Tuesday, April 29, 2014

Immeasurably More: Grace

(This is a long post. Of course, what other kind does Tamera write? There's also a video at the end. Please, please take time to listen.)

I’ve shared before about grace, but today let’s pull all the stops.
I have a friend who reads my blog; I am honored by his reading. He is not my typical reader. He does not blog-hop or surf. He came across my blog in a roundabout manner through a third party I have yet to meet. Mike reads my words, and for this I am astounded. Seriously. Mike gently fusses at me. He says I bare my soul too much. Playfully he questioned my husband about the laundry, underwear and all, I hang out on my line here at The Chambered Nautilus. This morning I want to warn Mike that there’s going to be a lot of laundry on this line.
In Romans (I am far more in love with Romans now than years ago) Paul laments the fact that he does what he DOES NOT WANT TO DO, but doesn’t DO WHAT HE WANTS TO DO.
Angst saturates Paul’s words. There’s a spilling transparency that floors me. This man is the Apostle to the Gentiles (in reality: us) because Jesus called him, he visited the third heaven, he stood before governors and kings and emperors, he preached the gospel in places I can only dream of, he started the early churches and he wrote the bulk of the New Testament.
Yet, here he is in a moment so transparent, so achingly poignant, and so deeply raw that suddenly I am his sister. I, a woman living two millennia after him understand his struggle. Why?
Because I struggle the same.
I do what I don’t want to do.
I don’t do what I do want to do.
And I weep because of both.
This past weekend I fought a battle I didn’t think I was going to win. The whole battle was in my head—the closed space of my spirit. A horribly fierce tug of war: Tamera was on one end of the rope, and Tamera was on the other end.  And just like Paul we pulled back and forth. Straining and heaving.
The struggle? Far too personal to truly write here, blazoned for all the world to see. But…
In this tug of war struggle I thought about Michal. Perhaps you know her. Maybe you have met her. She was Saul’s daughter. She was King David’s first wife, long before he was ever king. She was the daughter of royalty. The beautiful daughter of the first king of Israel. And she loved David.
Until events happened. Until circumstances unfolded. Until life played out, and it played out in a way she didn’t expect, didn’t anticipate and most certainly didn’t want. In the midst of this life her love for David grew cold. It waxed hard. Her love brittled. Bitterness grew. An ugly, ugly root.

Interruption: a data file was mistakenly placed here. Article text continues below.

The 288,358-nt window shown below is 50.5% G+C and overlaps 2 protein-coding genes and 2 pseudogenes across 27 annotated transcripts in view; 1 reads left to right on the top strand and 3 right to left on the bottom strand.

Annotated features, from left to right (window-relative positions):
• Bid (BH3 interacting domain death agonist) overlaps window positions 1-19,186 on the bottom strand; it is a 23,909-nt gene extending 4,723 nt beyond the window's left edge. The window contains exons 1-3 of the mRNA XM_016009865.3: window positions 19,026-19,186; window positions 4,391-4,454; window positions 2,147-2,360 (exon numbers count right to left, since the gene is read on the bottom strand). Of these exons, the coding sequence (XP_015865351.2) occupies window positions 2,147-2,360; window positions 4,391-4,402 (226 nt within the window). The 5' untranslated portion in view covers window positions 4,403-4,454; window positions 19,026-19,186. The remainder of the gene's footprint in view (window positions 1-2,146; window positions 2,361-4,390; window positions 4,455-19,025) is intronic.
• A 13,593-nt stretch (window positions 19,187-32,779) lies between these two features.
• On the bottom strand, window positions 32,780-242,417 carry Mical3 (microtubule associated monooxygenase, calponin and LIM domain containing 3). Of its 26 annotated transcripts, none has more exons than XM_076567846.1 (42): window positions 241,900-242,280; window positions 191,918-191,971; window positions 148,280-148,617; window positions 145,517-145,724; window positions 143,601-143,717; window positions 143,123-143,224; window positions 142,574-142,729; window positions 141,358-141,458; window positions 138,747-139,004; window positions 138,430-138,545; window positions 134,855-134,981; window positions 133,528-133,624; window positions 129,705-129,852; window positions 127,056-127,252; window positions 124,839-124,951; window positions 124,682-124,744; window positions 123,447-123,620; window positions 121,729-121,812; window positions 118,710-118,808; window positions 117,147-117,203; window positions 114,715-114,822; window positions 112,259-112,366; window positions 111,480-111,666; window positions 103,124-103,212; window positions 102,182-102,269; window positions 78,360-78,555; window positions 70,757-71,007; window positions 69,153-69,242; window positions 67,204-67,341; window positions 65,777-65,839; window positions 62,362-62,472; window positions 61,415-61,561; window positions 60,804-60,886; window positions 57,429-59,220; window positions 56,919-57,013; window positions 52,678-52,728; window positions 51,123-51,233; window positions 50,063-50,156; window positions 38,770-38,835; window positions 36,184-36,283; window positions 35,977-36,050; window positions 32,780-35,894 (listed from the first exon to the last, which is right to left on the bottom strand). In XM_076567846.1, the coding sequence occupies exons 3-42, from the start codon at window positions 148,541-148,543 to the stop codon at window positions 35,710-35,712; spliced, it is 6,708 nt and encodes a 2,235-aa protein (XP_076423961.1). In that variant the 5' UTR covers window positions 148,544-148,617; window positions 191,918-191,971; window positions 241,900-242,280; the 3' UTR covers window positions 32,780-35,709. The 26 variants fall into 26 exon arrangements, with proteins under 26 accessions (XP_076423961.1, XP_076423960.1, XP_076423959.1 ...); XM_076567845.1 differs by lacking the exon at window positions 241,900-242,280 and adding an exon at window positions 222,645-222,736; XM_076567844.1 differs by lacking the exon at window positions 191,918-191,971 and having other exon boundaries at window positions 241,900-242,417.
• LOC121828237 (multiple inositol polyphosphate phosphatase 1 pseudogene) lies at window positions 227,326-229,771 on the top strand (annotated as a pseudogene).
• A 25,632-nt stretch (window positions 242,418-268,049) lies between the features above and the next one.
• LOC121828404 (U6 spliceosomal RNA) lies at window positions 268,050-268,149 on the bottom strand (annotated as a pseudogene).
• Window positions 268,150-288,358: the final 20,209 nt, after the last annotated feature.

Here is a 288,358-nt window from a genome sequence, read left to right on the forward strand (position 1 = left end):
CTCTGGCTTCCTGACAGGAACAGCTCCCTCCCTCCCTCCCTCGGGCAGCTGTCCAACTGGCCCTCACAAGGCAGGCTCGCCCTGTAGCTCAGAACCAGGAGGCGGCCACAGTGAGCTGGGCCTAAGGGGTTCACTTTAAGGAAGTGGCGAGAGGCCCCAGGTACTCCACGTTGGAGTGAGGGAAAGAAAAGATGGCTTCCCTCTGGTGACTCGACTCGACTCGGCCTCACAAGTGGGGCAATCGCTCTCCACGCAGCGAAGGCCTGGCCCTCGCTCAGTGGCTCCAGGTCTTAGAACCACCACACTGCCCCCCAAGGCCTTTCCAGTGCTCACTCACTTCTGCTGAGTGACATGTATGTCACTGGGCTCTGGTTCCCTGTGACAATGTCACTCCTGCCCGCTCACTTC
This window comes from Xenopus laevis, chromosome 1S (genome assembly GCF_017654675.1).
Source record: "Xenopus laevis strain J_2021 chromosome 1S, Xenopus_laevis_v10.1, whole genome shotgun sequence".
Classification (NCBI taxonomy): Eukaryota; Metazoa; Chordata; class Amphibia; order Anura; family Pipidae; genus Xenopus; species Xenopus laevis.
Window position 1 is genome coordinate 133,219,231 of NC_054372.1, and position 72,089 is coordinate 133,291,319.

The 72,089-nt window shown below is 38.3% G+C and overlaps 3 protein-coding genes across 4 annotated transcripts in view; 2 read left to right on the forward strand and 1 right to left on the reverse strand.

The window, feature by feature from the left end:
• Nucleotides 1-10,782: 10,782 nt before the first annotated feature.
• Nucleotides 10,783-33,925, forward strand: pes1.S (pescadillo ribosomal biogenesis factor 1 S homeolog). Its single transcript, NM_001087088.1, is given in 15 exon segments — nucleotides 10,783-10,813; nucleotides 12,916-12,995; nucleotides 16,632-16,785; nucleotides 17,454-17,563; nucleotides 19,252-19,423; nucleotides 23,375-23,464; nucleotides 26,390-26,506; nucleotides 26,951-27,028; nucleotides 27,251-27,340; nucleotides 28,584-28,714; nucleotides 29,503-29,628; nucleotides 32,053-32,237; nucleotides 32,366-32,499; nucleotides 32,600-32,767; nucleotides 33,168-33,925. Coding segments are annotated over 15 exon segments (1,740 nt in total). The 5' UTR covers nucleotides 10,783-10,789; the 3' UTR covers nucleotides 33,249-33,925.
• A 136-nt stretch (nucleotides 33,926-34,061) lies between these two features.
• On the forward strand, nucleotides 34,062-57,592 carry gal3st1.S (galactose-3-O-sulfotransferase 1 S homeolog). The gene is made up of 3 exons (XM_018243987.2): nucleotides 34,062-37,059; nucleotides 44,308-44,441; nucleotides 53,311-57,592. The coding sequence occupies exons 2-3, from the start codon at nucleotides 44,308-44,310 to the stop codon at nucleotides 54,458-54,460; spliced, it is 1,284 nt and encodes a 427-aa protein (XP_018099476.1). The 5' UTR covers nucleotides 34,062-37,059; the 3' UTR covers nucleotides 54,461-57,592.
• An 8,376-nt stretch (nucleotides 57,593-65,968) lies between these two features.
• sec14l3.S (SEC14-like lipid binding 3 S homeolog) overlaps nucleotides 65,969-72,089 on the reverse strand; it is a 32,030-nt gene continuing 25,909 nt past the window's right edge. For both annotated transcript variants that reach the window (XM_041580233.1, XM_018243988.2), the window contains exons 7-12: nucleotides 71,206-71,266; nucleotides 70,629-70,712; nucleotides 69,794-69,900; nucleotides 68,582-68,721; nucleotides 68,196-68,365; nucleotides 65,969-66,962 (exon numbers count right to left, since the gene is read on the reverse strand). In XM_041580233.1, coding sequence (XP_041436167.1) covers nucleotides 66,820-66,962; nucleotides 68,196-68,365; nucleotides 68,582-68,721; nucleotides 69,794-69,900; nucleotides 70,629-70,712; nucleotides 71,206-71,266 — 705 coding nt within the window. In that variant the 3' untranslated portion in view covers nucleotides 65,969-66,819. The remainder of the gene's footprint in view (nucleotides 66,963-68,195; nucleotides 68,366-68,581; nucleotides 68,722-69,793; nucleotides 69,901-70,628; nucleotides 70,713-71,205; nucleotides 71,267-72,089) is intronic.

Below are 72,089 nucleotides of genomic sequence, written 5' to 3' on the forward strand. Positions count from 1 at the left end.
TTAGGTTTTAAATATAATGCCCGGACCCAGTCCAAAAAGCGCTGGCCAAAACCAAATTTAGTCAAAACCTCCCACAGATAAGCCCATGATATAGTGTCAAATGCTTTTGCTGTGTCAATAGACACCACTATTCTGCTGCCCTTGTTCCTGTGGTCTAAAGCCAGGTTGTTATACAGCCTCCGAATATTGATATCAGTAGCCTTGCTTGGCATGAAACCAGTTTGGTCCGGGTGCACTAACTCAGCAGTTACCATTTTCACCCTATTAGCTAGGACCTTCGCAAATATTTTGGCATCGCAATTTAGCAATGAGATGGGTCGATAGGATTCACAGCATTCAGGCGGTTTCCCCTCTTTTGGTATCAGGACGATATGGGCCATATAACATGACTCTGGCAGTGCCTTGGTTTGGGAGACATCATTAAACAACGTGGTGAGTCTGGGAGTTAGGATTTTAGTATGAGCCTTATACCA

In this tug of war struggle I thought about the parable of The Prodigal Son. These thoughts were different. Usually I play the role of the prodigal boy—gone hay seed wild and away. But this week I looked into the eyes of the elder brother—this first born son. The one who stayed. The one who continued to work for the Father. The one who obeyed. The one who didn’t bring ridicule to the father’s name. Life played out for this Elder Brother. Perhaps it played out as he thought it would…
Until the younger brother returned. Until his younger brother—the wayward, squandering rebel—returned. With this return the older brother’s life changed. He didn’t change with it. And a bitter root grew.
Two scenes play out before me.
Ecstatically David danced before the Ark of the Presence. Disrobed. Abandoned. Given over. Caught up in worship. Dancing before the Lord.
From the slit of a window in a tower Michal watched. A headdress covered part of her face. She did not lean against the sill of the window to peer out. She stood, ramrod stiff, at the aperture. Contempt etched in her countenance. Her stature declared judgment. Bitterness and anger brewed. Self-righteousness rose in her.
She wanted to be where David was. Or she believed she should have at least been with him.
Once the Ark arrived David moved to the palace to bless his family. After being before the Lord—can we do anything but bless? Michal met him, but the greeting was not cordial. Instead, sarcasm and judgment and bitterness spewed in David’s face. Michal spat venom.
Michal was a recipient of grace, but she did not give it. Michal did not understand grace: the unmerited favor of God. Too long she felt entitled. Too long she depended on her status as the king’s daughter and David’s wife. She didn’t understand she needed grace. Therefore, neither did she extend it. Because deep down she was jealous. She was envious of what David had. Of what David had become. And resentment filled her.